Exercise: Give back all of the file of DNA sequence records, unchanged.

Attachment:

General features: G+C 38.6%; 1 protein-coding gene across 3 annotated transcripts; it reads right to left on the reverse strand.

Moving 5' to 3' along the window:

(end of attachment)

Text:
General features: G+C 38.6%; 1 protein-coding gene across 3 annotated transcripts; it reads right to left on the reverse strand.

Moving 5' to 3' along the window: